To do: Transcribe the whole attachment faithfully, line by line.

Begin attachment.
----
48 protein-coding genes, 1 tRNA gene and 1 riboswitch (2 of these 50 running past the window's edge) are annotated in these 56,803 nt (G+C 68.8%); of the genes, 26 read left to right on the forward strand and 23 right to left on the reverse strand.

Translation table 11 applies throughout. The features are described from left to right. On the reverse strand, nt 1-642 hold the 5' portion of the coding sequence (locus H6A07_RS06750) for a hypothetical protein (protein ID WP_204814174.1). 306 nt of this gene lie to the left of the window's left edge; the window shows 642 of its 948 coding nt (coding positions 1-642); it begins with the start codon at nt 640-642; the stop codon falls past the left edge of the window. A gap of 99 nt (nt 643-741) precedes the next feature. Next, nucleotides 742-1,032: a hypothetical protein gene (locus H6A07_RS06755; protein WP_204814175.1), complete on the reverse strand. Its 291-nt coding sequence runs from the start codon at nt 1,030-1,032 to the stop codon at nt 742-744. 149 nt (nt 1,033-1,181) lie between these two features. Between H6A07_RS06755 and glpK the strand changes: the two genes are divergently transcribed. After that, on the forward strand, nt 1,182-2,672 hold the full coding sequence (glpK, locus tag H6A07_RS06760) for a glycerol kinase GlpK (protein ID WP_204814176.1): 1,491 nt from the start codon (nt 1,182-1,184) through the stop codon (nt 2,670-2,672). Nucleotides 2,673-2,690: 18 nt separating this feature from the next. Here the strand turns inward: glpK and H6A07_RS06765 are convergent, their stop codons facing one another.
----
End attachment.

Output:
48 protein-coding genes, 1 tRNA gene and 1 riboswitch (2 of these 50 running past the window's edge) are annotated in these 56,803 nt (G+C 68.8%); of the genes, 26 read left to right on the forward strand and 23 right to left on the reverse strand.

Translation table 11 applies throughout. The features are described from left to right. On the reverse strand, nt 1-642 hold the 5' portion of the coding sequence (locus H6A07_RS06750) for a hypothetical protein (protein ID WP_204814174.1). 306 nt of this gene lie to the left of the window's left edge; the window shows 642 of its 948 coding nt (coding positions 1-642); it begins with the start codon at nt 640-642; the stop codon falls past the left edge of the window. A gap of 99 nt (nt 643-741) precedes the next feature. Next, nucleotides 742-1,032: a hypothetical protein gene (locus H6A07_RS06755; protein WP_204814175.1), complete on the reverse strand. Its 291-nt coding sequence runs from the start codon at nt 1,030-1,032 to the stop codon at nt 742-744. 149 nt (nt 1,033-1,181) lie between these two features. Between H6A07_RS06755 and glpK the strand changes: the two genes are divergently transcribed. After that, on the forward strand, nt 1,182-2,672 hold the full coding sequence (glpK, locus tag H6A07_RS06760) for a glycerol kinase GlpK (protein ID WP_204814176.1): 1,491 nt from the start codon (nt 1,182-1,184) through the stop codon (nt 2,670-2,672). Nucleotides 2,673-2,690: 18 nt separating this feature from the next. Here the strand turns inward: glpK and H6A07_RS06765 are convergent, their stop codons facing one another.